The Bird Sisters Review
Twiss and Milly live in Spring Green, Wisconsin in the same house that they grew up in and have become the “old ladies that tend to injured birds”. However, they are so much more than that. Rasmussen brings us these elderly sisters story of love, sacrifice, loss and commitment using memories. It is very authentic in depicting how fast life changes because of one moment or accident.
This novel was pretty good and entertaining. There were many things that I liked about it. Rasmussen has a gift for description of setting and details that at times feel as if you are reading poetry. “So with each snarl of thunder and each flash of lightning, each realization that her father wasn’t coming back for her, she stuck to the safety of hating her mother…” (Rasmussen).
The character development is excellent, since you reminisce on your childhood and how funny and fun things seemed at that time. Told almost entirely using flashbacks, the use of elder characters is fresh since it deviates from the current and I believe it deals with an often forgotten community. It has been a long time since I have read a novel where the main characters are elderly women filled with wisdom and naiveté at the same time. Filled with drama, sentiment and relatable themes, I believe that many will enjoy this novel.
From the very beginning of The Bird Sisters by Rebecca Rasmussen, I started craving biscuits with jam and, later on, cakes that are mentioned in the novel. This novel is the perfect example for what I want The Literature Café to be: if you read this novel, why not do it while eating biscuits with jam?
Exactly, you can! So, here is my recipe for biscuits that I hope you enjoy as much as I do!
1 ½ tablespoons of granulated sugar
2 teaspoons of baking powder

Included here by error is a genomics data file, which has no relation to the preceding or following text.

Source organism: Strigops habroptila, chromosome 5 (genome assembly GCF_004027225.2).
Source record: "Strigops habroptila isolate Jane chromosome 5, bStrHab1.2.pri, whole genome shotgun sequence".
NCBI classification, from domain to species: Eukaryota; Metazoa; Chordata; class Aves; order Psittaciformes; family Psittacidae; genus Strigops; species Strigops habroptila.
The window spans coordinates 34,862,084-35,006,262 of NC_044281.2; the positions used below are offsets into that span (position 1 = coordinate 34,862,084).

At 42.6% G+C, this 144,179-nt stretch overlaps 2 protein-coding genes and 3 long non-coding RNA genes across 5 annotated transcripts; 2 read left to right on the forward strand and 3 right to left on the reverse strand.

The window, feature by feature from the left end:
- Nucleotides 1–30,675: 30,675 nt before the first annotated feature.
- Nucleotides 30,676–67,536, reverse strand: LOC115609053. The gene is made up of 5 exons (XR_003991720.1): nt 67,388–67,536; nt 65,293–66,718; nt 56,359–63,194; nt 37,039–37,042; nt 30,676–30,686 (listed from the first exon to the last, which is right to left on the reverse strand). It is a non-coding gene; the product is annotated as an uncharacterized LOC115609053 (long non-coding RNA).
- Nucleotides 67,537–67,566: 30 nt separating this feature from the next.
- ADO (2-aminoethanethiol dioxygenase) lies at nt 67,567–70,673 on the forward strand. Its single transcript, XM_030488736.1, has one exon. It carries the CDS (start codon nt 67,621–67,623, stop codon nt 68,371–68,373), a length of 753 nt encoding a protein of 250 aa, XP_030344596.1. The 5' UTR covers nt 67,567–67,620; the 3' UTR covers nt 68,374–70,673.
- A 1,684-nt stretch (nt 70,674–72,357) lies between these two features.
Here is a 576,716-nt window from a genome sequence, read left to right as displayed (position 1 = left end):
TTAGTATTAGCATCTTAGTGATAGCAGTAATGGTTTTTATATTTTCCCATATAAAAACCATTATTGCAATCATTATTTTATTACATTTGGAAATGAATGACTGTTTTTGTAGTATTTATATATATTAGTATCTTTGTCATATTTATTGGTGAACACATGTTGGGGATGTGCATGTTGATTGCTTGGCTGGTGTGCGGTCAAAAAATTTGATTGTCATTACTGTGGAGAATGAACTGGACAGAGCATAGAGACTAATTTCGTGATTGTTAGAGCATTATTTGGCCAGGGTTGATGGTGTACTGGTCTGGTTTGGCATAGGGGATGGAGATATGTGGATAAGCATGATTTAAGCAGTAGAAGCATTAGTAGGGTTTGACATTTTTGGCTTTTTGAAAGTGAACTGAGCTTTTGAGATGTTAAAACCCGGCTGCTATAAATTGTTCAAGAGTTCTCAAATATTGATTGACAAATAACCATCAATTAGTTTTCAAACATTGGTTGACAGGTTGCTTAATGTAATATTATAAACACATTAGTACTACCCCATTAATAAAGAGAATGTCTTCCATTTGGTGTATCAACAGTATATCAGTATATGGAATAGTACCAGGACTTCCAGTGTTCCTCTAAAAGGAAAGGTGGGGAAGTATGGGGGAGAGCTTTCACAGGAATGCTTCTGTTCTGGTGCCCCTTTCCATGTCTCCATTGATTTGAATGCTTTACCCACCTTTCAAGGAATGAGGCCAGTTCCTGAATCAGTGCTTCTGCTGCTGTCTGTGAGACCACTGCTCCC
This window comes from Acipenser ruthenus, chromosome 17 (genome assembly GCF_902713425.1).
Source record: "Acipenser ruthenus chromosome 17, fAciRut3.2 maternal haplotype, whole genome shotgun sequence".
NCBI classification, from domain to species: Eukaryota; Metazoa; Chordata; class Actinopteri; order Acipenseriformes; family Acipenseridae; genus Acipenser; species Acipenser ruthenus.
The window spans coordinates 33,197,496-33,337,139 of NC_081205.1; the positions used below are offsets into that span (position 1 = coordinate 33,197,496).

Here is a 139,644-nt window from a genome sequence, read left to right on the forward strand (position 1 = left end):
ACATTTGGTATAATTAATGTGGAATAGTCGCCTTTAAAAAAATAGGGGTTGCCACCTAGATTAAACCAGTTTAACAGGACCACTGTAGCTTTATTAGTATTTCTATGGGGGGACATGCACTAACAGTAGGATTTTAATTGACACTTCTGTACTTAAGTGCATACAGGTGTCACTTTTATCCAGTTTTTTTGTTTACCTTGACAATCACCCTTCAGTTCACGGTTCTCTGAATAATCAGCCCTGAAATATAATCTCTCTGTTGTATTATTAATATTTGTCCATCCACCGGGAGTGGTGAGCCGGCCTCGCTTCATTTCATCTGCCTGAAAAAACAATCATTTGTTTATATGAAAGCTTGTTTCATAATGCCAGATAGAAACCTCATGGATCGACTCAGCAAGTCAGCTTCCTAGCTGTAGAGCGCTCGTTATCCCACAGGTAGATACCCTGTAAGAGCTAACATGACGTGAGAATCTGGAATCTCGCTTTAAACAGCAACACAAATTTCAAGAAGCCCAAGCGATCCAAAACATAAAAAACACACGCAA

1 tablespoon of ground cinnamon
1/4 teaspoon of salt
3 tablespoons of chilled butter (or margarine), cut into small pieces
¾ cup of low-fat milk (or whole)
½ cup of sifted powdered sugar
2 teaspoons of low-fat milk
Pre-heat oven to 450 degrees.
- Combine flour and next 4 ingredients in a large bowl; cut in butter with a pastry blender (or 2 knives) until mixture resembles coarse meal. Add ¾ cup of milk, stirring until moist.
- Turn dough into a floured surface and knead 4 to 5 times. Roll dough to ½ inch thickness and cut with 2 ½ inch biscuit cutter. Place on baking sheet and bake for 10 minutes or until golden.
- While biscuits bake, combine powdered sugar with rest of milk; stir well with whisk. Remove biscuits from oven and drizzle glaze over hot biscuits.
- Enjoy alone or slice them in half and spread the jam of your choice! I like Smuckers Strawberry jam!
Let me know how these turned out for you!
P.S. Besides the biscuits recipe given here, there is another recipe for this book to come.
Have you read anything where the main character is a senior citizen? Did you enjoy the biscuits? Let me know.
A few weeks ago I promised myself that I would finish and post this review. I was a bit nervous (how to do it justice?) and some time constraints. It is such a splendid book, though! So, here it is now my official review of To Kill a Mockingbird.
Told in the female voice of a child, To Kill a Mockingbird is the story of two children coming of age, forcefully at times, in a Depression stricken southern town of Maycomb, Alabama. Scout and her brother Jem are force to come to terms and deal with very adult situations like racism, rape, revenge, poverty and social status. Scout also as a young girl has to deal with the meaning of being a girl and the behavior of a proper lady. The conflict is simple a black man is accused of raping white woman and Atticus Finch, Scout and Jem’s father, has taken on the case to defend the accused man called Tom Robinson.
However, it is also what happens in between this trial that is really the magnificence of this story. Scout and Jem really come to their own conclusion on these events and try to have a “normal” childhood. The reader can almost feel like he or she is there playing along with Scout and Jem. We can reminisce too on our childhood memories and how easy the world and its problems seemed. Harper takes us on good and bad adventures through the eyes of this child and I believe that it is a good technique to tell this particular story. If the story were told through Atticus’ eyes or Tom’s the magic and strength would probably be missed.
This is truly an American classic, not just because of the subject manner, but because Harper Lee is really what I consider a great author. If you have not read it, I highly recommend it.